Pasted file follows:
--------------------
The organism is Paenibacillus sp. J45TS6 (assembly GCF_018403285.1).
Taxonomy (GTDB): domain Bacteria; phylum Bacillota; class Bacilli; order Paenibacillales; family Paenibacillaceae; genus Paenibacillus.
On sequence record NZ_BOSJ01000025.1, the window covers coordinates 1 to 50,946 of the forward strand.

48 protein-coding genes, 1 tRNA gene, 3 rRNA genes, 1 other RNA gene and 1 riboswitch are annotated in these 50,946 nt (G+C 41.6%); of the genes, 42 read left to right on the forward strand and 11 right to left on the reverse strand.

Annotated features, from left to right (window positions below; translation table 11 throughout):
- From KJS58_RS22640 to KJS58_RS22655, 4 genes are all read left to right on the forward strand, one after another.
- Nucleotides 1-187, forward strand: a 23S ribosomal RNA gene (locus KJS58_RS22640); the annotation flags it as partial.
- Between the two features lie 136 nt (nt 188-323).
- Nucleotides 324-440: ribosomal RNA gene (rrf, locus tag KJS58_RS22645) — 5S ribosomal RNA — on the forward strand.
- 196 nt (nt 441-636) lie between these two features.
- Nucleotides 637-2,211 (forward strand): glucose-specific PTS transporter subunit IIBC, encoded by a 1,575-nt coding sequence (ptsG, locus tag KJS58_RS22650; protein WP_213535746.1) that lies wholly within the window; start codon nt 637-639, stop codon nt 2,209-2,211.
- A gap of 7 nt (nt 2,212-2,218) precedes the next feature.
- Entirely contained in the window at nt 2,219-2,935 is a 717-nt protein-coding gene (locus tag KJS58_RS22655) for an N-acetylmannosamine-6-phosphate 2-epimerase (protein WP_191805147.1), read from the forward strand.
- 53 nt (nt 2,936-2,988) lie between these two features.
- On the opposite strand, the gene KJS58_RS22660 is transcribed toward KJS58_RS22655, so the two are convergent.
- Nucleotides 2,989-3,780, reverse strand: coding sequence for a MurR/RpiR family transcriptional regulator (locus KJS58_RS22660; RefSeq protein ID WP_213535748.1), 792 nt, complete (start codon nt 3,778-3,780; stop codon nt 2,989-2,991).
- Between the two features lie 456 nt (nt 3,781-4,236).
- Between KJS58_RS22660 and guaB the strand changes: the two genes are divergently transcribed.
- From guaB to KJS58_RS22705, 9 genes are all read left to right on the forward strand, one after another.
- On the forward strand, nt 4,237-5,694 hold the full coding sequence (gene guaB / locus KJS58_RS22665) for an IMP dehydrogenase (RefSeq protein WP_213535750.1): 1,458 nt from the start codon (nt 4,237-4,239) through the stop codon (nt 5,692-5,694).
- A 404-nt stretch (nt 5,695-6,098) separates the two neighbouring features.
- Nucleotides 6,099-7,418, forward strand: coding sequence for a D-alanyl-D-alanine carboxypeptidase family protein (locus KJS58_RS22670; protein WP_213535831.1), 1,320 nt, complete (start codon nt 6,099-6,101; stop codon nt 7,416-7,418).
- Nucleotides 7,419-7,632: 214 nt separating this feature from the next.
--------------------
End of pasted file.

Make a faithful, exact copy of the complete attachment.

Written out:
The organism is Paenibacillus sp. J45TS6 (assembly GCF_018403285.1).
Taxonomy (GTDB): domain Bacteria; phylum Bacillota; class Bacilli; order Paenibacillales; family Paenibacillaceae; genus Paenibacillus.
On sequence record NZ_BOSJ01000025.1, the window covers coordinates 1 to 50,946 of the forward strand.

48 protein-coding genes, 1 tRNA gene, 3 rRNA genes, 1 other RNA gene and 1 riboswitch are annotated in these 50,946 nt (G+C 41.6%); of the genes, 42 read left to right on the forward strand and 11 right to left on the reverse strand.

Annotated features, from left to right (window positions below; translation table 11 throughout):
- From KJS58_RS22640 to KJS58_RS22655, 4 genes are all read left to right on the forward strand, one after another.
- Nucleotides 1-187, forward strand: a 23S ribosomal RNA gene (locus KJS58_RS22640); the annotation flags it as partial.
- Between the two features lie 136 nt (nt 188-323).
- Nucleotides 324-440: ribosomal RNA gene (rrf, locus tag KJS58_RS22645) — 5S ribosomal RNA — on the forward strand.
- 196 nt (nt 441-636) lie between these two features.
- Nucleotides 637-2,211 (forward strand): glucose-specific PTS transporter subunit IIBC, encoded by a 1,575-nt coding sequence (ptsG, locus tag KJS58_RS22650; protein WP_213535746.1) that lies wholly within the window; start codon nt 637-639, stop codon nt 2,209-2,211.
- A gap of 7 nt (nt 2,212-2,218) precedes the next feature.
- Entirely contained in the window at nt 2,219-2,935 is a 717-nt protein-coding gene (locus tag KJS58_RS22655) for an N-acetylmannosamine-6-phosphate 2-epimerase (protein WP_191805147.1), read from the forward strand.
- 53 nt (nt 2,936-2,988) lie between these two features.
- On the opposite strand, the gene KJS58_RS22660 is transcribed toward KJS58_RS22655, so the two are convergent.
- Nucleotides 2,989-3,780, reverse strand: coding sequence for a MurR/RpiR family transcriptional regulator (locus KJS58_RS22660; RefSeq protein ID WP_213535748.1), 792 nt, complete (start codon nt 3,778-3,780; stop codon nt 2,989-2,991).
- Between the two features lie 456 nt (nt 3,781-4,236).
- Between KJS58_RS22660 and guaB the strand changes: the two genes are divergently transcribed.
- From guaB to KJS58_RS22705, 9 genes are all read left to right on the forward strand, one after another.
- On the forward strand, nt 4,237-5,694 hold the full coding sequence (gene guaB / locus KJS58_RS22665) for an IMP dehydrogenase (RefSeq protein WP_213535750.1): 1,458 nt from the start codon (nt 4,237-4,239) through the stop codon (nt 5,692-5,694).
- A 404-nt stretch (nt 5,695-6,098) separates the two neighbouring features.
- Nucleotides 6,099-7,418, forward strand: coding sequence for a D-alanyl-D-alanine carboxypeptidase family protein (locus KJS58_RS22670; protein WP_213535831.1), 1,320 nt, complete (start codon nt 6,099-6,101; stop codon nt 7,416-7,418).
- Nucleotides 7,419-7,632: 214 nt separating this feature from the next.